Gender and the Sustainability of Rural Communities
Environmental activism in rural places frequently pits residentswhose livelihood depends on resource extraction against those who seekto protect natural spaces and species. While many studies have focusedon women who seek to protect the natural environment, few have exploredthe perspectives of women who seek to maintain resource use.
This book goes beyond the dichotomies of "pro" and"anti" environmentalism to tell the stories of these women.Maureen Reed uses participatory action research to explain theexperiences of women who seek to protect forestry as an industry, alivelihood, a community, and a culture. She links their experiences topolicy making by considering the effects of environmental policychanges on the social dynamics of workplaces, households, andcommunities in forestry towns of British Columbia’s temperaterainforest. The result is a critical commentary about the socialdimensions of sustainability in rural communities.
A powerful and challenging book, Taking Stands provides acrucial understanding of community change in resource-dependentregions, and helps us to better tackle the complexities of gender andactivism as they relate to rural sustainability. Social andenvironmental geographers, feminist scholars, and those engaged inrural studies, environmental sustainability, community planning, andpolicy making will find it invaluable.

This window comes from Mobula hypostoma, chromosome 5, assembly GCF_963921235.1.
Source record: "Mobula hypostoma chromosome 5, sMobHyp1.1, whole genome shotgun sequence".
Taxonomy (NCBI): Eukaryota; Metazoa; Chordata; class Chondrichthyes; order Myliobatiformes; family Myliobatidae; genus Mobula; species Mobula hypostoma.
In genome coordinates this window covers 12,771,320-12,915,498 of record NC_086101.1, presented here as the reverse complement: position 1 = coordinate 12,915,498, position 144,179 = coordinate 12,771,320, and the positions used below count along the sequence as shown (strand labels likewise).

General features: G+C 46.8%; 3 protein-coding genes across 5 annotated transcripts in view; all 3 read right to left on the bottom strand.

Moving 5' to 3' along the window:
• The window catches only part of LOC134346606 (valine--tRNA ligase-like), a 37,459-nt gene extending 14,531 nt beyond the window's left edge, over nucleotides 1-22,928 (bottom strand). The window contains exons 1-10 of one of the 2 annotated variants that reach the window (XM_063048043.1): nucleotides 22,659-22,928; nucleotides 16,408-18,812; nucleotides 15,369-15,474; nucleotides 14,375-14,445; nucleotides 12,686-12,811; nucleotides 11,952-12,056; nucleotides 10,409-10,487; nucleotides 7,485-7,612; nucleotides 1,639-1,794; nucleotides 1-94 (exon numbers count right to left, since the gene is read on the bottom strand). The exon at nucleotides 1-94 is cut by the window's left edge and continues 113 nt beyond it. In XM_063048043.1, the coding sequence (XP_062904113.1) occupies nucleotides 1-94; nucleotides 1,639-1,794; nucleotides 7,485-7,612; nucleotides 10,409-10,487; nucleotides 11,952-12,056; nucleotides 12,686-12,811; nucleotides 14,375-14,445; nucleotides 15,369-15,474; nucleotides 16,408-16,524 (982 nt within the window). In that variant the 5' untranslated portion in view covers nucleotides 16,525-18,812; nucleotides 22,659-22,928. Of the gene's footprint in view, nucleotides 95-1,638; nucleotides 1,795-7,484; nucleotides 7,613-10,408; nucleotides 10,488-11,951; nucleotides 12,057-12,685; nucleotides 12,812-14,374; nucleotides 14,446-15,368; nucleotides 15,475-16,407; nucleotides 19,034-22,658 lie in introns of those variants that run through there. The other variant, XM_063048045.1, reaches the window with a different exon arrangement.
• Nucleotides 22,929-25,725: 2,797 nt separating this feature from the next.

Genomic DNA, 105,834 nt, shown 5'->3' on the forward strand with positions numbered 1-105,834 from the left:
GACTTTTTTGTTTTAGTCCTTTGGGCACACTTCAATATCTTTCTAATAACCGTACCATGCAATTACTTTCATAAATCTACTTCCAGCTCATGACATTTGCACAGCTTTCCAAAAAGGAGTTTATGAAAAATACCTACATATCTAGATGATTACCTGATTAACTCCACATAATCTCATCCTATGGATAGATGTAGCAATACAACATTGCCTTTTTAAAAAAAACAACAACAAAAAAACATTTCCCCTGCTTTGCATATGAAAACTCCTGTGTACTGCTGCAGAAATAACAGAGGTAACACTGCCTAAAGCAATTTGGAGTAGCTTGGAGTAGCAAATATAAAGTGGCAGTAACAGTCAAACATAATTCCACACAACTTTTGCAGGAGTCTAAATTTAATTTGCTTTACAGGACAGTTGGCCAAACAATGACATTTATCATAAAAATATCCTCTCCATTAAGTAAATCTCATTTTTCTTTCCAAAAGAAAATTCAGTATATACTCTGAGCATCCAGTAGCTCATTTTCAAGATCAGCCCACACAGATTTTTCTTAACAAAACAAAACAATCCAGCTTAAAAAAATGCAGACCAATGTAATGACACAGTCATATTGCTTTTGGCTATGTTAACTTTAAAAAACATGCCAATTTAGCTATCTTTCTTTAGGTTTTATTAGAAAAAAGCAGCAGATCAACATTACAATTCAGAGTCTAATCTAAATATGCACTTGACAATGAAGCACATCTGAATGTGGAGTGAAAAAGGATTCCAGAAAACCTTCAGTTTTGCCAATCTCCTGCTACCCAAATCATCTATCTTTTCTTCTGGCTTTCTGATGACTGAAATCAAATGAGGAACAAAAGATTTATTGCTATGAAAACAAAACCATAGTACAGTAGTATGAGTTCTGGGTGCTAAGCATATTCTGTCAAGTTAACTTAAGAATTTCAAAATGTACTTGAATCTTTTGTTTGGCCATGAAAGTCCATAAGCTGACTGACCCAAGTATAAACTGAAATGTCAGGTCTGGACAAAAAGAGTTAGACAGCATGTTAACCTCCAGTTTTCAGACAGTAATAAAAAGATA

Social and environmental geographers, feminist scholars, and those engaged in rural studies, environmental sustainability, community planning, and policy making will find this book invaluable.
- 2004, Winner - K.D. Srivastava Award, UBC Press
Maureen Reed has created a significant and sophisticated study that will establish a benchmark not only in how we understand and engage with community change and debate in resource-dependent regions, but also in how we conceptualize gender, women, and activism in those debates.
An excellent handling of a complex and highly controversial topic ... It will make its mark on the world stage, inform feminist and environmental activism and theory, and help Canadians make sense of our poorly understood and badly maligned forestry sector.
1. Introduction: Seeing the Trees among Women in ForestryCommunities
2. Transition and Social Marginalization of Forestry Communities
3. Policy and Structural Change in Rural British Columbia
4. Women and Woods Work: The Gender of Forestry Jobs
5. Women’s Lives, Husbands’ Wives: "Managing"Forestry Communities
6. Communities Confront Outsiders
7. Fitting In: Making a Place for Gender in Environmental and LandUse Planning
8. Social Sustainability and the Renewal of Research Agendas
Appendix: Describing and Reflecting on Research Methods
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